HARRIS: I think some of the most harrowing stuff I’ve seen about today was from people like this guy on Twitter named Inner City Press, who tweeted that Jen Shah was apparently laughing in text messages asking, “Did you get her to stop crying?” about an 80-year-old woman [she had defrauded]. What was the energy like hearing some of that testimony?

STONE: The way that it went down, she’s already pled guilty. She was asking for three years, the prosecution had asked for 10 years, but that was actually already below the sentencing guidelines, which called for a minimum of 135 months or something. So the defense spoke first, justifying why she should have some leniency.

HARRIS: What was their justification?

STONE: Really stupid stuff, honestly. Her lawyer kept emphasizing how sorry she was. They tried to say she never directly spoke to any of these victims. And the judge interrupted to say, “Well, that’s because she was so high up in this scheme that she didn’t have to. Everyone did it for her.” And also, “Well, what about her selling all this ‘Free Jen Shah’ merch?” And they were, “No, she’s going to use that for restitution money.” It seemed like the judge really had no sympathy for her and that the government had really done its homework. So I was really surprised when Judge Stein gave her 78 months. Her team gave him this huge binder full of letters from supporters. I don’t know if we’ll ever really know why the judge decided to give her a bit of a break.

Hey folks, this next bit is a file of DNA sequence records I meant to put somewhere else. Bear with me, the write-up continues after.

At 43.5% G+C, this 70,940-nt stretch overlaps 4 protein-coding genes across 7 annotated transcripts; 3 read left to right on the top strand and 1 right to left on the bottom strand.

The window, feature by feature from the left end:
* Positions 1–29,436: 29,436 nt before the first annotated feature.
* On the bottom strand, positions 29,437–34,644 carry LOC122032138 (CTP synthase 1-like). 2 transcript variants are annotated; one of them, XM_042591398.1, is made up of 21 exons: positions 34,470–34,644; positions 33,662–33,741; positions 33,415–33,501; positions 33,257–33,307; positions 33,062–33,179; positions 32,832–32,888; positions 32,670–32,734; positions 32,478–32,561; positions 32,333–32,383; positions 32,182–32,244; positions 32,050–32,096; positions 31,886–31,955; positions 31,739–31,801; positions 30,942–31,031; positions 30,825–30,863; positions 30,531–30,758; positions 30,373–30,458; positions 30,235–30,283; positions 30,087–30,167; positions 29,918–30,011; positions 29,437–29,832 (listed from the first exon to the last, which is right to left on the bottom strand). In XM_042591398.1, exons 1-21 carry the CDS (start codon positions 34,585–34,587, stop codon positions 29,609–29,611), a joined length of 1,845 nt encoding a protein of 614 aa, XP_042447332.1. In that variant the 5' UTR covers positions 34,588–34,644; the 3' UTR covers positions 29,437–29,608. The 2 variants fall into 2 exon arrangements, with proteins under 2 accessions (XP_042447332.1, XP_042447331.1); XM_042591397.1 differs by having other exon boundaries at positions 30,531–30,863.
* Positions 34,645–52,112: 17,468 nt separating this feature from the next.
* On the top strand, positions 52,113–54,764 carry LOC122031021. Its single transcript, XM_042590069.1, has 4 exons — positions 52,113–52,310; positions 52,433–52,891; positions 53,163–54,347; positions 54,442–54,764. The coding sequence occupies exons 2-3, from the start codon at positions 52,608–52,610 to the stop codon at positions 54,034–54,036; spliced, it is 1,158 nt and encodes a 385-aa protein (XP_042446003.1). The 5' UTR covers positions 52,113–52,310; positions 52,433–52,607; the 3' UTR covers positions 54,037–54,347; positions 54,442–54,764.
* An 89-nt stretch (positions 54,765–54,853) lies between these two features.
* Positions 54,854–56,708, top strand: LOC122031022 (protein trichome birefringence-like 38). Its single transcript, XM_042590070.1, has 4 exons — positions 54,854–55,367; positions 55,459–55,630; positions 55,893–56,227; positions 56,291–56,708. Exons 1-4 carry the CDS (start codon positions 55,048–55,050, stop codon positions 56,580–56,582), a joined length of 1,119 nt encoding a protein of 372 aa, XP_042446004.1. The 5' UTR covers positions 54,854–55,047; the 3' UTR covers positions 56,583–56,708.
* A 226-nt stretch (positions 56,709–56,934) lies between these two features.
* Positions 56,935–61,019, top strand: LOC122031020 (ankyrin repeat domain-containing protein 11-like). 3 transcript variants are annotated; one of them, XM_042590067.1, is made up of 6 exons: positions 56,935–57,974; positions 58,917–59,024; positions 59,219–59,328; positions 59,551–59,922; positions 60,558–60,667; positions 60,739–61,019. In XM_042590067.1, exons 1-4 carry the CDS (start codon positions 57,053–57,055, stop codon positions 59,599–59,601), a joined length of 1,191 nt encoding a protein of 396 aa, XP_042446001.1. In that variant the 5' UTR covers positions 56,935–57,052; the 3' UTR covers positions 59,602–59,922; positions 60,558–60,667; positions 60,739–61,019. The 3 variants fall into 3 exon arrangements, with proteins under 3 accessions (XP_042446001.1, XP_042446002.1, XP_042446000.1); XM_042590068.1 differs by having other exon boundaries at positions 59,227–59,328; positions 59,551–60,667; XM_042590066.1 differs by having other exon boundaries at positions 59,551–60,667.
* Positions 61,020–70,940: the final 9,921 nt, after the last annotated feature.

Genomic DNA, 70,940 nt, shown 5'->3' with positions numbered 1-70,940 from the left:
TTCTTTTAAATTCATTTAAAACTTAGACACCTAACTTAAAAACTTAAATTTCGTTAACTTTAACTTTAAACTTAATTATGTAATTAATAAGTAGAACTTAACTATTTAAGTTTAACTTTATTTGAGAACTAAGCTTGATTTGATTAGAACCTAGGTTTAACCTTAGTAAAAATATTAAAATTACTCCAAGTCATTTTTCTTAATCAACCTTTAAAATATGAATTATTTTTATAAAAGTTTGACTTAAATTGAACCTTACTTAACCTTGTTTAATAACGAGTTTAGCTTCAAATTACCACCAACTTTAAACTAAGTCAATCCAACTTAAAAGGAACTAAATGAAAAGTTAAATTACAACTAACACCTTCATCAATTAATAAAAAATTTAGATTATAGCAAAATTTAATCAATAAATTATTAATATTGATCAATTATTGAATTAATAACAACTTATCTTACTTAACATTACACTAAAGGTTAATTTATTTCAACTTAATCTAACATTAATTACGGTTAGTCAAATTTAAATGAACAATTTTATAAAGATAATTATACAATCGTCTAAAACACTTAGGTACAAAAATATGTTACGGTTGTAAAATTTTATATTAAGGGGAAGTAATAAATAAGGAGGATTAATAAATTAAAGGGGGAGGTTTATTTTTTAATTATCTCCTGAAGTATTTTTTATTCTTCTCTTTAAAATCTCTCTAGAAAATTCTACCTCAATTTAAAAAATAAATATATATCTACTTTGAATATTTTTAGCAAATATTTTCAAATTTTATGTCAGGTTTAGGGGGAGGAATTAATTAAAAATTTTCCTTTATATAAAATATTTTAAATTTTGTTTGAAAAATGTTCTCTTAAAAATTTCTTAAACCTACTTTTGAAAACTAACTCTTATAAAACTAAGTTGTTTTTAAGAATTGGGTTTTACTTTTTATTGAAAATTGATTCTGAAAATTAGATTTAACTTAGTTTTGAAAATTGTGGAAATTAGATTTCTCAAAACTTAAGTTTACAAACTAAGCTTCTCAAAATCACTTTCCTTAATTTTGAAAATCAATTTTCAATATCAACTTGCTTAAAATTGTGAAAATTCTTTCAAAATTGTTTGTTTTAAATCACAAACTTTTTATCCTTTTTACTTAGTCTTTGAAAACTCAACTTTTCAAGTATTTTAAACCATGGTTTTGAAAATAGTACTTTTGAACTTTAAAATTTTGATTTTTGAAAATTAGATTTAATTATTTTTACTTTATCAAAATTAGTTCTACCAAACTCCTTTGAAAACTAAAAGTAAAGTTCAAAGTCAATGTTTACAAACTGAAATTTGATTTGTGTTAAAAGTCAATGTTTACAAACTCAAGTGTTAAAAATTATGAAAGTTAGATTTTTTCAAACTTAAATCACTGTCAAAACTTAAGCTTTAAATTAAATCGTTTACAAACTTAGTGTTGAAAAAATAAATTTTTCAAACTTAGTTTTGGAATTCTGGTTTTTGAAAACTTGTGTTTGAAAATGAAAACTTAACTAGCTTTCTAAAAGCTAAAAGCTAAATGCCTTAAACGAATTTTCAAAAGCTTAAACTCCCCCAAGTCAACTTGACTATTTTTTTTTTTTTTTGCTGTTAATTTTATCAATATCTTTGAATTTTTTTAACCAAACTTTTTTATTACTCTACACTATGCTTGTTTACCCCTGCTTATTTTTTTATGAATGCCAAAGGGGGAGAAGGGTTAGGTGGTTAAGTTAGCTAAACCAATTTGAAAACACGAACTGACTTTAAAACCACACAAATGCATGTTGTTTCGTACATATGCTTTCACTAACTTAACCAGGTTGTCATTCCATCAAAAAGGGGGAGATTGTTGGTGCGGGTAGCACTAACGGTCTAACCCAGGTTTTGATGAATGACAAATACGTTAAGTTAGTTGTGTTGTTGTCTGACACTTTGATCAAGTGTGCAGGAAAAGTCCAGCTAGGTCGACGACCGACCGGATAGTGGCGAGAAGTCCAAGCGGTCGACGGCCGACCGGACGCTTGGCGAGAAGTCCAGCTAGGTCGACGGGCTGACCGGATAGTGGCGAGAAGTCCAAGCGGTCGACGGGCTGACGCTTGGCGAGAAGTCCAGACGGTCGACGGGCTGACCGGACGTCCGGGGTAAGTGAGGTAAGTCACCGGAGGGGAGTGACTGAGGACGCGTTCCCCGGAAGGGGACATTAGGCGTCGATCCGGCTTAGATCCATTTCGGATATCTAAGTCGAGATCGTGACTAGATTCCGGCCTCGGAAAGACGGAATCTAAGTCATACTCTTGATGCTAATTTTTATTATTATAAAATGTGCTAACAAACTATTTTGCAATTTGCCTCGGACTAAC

HARRIS: In our text you called her the luckiest bitch in NYC.

STONE: I really think she got extremely lucky.

HARRIS: This is a weird pop cultural thing. Maybe 15 months ago she was dancing in the Lower East Side with all the gays we know. Now some of those gays are lining up to take her picture outside of a courtroom.

STONE: I met her! I went to her Hustler Club appearance. That was exactly 15 months ago. That was after she’d already been indicted. What’s weird is, she tried for so long to embrace this persona that she was innocent, and that’s what her lawyer kept saying. Her lawyer was like, “She’s been running away from something, running away from a life where she felt less than. She tried to feed the hole with shiny trinkets. She defrauded herself. She spent years trying to escape, trying to fake it till she made it. Her main fraud was of herself. She wanted to become glamorous and important and kept telling herself that no one was hurt.” It was interesting because it almost did make you sympathetic. She was lying and above all, she was lying to herself.

HARRIS: Didn’t the judge, at one point, say the thing that’s most ridiculous is that unlike the other people that were part of the conspiracy, she lived a life of luxury? She didn’t even need this money.